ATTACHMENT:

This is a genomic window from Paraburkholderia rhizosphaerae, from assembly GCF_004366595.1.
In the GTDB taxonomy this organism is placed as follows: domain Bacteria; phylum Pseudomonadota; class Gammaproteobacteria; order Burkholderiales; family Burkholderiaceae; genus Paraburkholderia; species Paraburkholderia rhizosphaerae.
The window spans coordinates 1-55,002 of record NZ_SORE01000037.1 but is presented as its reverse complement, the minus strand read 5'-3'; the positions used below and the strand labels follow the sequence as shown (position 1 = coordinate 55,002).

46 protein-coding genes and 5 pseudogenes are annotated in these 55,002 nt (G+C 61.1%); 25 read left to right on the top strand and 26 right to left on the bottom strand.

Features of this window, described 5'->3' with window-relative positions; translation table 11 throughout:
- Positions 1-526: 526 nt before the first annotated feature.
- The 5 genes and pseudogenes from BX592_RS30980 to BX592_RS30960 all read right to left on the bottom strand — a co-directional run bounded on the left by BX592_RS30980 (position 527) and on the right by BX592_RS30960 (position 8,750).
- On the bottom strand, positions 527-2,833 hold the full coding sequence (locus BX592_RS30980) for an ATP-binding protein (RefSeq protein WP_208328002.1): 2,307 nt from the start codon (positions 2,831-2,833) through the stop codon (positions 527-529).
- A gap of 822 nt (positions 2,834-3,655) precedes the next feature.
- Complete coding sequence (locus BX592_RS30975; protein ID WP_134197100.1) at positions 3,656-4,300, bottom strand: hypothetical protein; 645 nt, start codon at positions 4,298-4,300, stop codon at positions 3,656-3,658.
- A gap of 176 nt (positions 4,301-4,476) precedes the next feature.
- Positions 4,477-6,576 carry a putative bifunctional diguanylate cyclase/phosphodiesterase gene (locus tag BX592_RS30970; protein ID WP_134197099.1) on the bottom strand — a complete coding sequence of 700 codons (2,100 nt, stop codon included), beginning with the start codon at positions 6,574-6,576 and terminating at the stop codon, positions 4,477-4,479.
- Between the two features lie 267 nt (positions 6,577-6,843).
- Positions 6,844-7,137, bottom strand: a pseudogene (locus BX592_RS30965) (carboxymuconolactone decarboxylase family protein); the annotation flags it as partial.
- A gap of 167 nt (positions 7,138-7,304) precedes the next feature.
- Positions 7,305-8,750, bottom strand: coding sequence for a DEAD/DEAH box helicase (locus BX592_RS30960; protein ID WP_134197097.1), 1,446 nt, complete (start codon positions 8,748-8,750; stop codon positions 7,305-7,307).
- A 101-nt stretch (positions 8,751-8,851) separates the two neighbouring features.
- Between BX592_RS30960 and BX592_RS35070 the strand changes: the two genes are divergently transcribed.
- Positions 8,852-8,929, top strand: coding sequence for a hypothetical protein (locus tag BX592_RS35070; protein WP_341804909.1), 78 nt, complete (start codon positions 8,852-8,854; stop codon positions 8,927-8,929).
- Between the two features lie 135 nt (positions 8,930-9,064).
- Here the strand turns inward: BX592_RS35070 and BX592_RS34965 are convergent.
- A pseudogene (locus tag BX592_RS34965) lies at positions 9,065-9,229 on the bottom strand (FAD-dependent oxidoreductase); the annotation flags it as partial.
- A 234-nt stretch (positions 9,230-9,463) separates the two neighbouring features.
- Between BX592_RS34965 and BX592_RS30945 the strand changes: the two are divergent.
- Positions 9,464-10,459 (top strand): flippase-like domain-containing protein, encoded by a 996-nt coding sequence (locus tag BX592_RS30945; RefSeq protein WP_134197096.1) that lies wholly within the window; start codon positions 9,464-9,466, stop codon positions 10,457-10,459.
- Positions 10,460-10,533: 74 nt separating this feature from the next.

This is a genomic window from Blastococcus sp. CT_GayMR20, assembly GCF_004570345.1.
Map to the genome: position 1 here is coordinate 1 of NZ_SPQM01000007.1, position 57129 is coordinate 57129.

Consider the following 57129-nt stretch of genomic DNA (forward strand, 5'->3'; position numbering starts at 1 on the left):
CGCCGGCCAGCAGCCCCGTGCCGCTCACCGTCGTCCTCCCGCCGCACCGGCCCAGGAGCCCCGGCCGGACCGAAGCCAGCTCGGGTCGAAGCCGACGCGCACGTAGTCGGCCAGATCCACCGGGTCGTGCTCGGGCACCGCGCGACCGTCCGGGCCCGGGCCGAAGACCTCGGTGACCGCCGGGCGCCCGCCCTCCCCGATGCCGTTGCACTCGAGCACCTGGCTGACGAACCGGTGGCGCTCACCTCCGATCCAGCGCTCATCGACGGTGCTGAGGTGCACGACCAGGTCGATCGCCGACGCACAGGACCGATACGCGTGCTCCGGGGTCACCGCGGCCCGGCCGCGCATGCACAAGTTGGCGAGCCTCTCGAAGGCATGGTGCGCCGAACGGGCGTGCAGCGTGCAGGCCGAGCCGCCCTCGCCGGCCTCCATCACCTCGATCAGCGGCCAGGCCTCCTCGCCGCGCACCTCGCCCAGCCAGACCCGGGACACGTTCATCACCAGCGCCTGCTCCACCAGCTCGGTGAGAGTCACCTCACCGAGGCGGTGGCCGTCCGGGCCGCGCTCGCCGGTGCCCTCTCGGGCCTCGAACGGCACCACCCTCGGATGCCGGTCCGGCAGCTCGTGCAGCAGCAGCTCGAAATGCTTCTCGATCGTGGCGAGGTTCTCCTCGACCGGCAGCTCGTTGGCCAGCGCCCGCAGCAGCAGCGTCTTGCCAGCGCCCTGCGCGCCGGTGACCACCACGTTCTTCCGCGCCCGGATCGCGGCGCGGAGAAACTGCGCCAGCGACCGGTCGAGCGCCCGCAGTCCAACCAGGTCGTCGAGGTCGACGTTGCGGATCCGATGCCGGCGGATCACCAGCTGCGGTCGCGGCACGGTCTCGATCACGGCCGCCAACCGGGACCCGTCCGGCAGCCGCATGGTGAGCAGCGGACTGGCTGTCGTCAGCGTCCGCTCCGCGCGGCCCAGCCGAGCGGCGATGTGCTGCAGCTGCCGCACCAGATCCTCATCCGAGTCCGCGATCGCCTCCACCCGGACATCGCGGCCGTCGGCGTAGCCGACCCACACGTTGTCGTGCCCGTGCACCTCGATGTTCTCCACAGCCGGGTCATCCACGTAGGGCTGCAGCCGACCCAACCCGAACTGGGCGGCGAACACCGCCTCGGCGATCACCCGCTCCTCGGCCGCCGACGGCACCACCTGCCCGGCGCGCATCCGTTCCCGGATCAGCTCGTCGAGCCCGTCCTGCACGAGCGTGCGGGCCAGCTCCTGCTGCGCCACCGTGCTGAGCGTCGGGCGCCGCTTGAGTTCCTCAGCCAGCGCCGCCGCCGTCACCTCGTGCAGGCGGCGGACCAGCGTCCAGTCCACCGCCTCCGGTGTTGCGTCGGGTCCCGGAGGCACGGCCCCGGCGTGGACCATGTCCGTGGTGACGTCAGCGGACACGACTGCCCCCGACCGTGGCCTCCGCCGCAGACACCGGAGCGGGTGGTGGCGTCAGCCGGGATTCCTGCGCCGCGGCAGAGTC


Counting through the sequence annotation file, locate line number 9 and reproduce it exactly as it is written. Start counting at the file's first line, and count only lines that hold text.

- A gap of 822 nt (positions 2,834-3,655) precedes the next feature.